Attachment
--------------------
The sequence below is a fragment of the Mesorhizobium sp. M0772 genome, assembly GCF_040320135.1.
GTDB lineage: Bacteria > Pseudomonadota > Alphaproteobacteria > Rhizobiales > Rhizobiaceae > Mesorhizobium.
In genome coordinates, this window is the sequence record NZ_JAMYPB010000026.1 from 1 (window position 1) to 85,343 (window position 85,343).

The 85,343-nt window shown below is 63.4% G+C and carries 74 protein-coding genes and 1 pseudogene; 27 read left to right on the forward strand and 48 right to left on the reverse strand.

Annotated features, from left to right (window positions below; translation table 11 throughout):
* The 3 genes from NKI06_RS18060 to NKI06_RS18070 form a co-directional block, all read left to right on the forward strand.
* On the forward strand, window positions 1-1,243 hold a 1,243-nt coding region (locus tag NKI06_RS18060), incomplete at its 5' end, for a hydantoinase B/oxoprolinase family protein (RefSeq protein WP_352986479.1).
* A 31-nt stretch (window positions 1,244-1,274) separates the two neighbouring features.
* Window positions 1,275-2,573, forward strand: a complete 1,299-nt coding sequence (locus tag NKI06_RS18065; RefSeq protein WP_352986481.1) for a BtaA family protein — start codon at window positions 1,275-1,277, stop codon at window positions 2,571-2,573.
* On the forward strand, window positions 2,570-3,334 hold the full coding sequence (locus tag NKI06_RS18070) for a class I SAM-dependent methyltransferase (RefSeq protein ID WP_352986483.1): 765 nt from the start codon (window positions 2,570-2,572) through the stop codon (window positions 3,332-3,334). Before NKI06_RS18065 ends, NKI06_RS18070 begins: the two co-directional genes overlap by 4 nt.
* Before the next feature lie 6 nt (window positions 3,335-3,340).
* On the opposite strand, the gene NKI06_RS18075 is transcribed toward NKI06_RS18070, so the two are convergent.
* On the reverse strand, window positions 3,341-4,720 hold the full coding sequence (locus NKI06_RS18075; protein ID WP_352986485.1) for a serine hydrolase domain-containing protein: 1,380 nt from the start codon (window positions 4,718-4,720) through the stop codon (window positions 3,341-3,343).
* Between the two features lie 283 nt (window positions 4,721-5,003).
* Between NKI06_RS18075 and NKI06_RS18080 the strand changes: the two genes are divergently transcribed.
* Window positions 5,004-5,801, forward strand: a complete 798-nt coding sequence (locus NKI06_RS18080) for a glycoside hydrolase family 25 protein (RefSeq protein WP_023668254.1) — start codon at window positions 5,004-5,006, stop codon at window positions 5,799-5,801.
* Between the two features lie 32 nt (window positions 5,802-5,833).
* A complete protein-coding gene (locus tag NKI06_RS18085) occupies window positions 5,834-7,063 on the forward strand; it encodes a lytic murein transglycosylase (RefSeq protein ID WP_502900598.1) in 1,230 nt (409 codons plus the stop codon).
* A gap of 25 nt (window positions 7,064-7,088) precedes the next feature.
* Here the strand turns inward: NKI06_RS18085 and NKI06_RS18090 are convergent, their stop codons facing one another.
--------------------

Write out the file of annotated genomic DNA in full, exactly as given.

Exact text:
The sequence below is a fragment of the Mesorhizobium sp. M0772 genome, assembly GCF_040320135.1.
GTDB lineage: Bacteria > Pseudomonadota > Alphaproteobacteria > Rhizobiales > Rhizobiaceae > Mesorhizobium.
In genome coordinates, this window is the sequence record NZ_JAMYPB010000026.1 from 1 (window position 1) to 85,343 (window position 85,343).

The 85,343-nt window shown below is 63.4% G+C and carries 74 protein-coding genes and 1 pseudogene; 27 read left to right on the forward strand and 48 right to left on the reverse strand.

Annotated features, from left to right (window positions below; translation table 11 throughout):
* The 3 genes from NKI06_RS18060 to NKI06_RS18070 form a co-directional block, all read left to right on the forward strand.
* On the forward strand, window positions 1-1,243 hold a 1,243-nt coding region (locus tag NKI06_RS18060), incomplete at its 5' end, for a hydantoinase B/oxoprolinase family protein (RefSeq protein WP_352986479.1).
* A 31-nt stretch (window positions 1,244-1,274) separates the two neighbouring features.
* Window positions 1,275-2,573, forward strand: a complete 1,299-nt coding sequence (locus tag NKI06_RS18065; RefSeq protein WP_352986481.1) for a BtaA family protein — start codon at window positions 1,275-1,277, stop codon at window positions 2,571-2,573.
* On the forward strand, window positions 2,570-3,334 hold the full coding sequence (locus tag NKI06_RS18070) for a class I SAM-dependent methyltransferase (RefSeq protein ID WP_352986483.1): 765 nt from the start codon (window positions 2,570-2,572) through the stop codon (window positions 3,332-3,334). Before NKI06_RS18065 ends, NKI06_RS18070 begins: the two co-directional genes overlap by 4 nt.
* Before the next feature lie 6 nt (window positions 3,335-3,340).
* On the opposite strand, the gene NKI06_RS18075 is transcribed toward NKI06_RS18070, so the two are convergent.
* On the reverse strand, window positions 3,341-4,720 hold the full coding sequence (locus NKI06_RS18075; protein ID WP_352986485.1) for a serine hydrolase domain-containing protein: 1,380 nt from the start codon (window positions 4,718-4,720) through the stop codon (window positions 3,341-3,343).
* Between the two features lie 283 nt (window positions 4,721-5,003).
* Between NKI06_RS18075 and NKI06_RS18080 the strand changes: the two genes are divergently transcribed.
* Window positions 5,004-5,801, forward strand: a complete 798-nt coding sequence (locus NKI06_RS18080) for a glycoside hydrolase family 25 protein (RefSeq protein WP_023668254.1) — start codon at window positions 5,004-5,006, stop codon at window positions 5,799-5,801.
* Between the two features lie 32 nt (window positions 5,802-5,833).
* A complete protein-coding gene (locus tag NKI06_RS18085) occupies window positions 5,834-7,063 on the forward strand; it encodes a lytic murein transglycosylase (RefSeq protein ID WP_502900598.1) in 1,230 nt (409 codons plus the stop codon).
* A gap of 25 nt (window positions 7,064-7,088) precedes the next feature.
* Here the strand turns inward: NKI06_RS18085 and NKI06_RS18090 are convergent, their stop codons facing one another.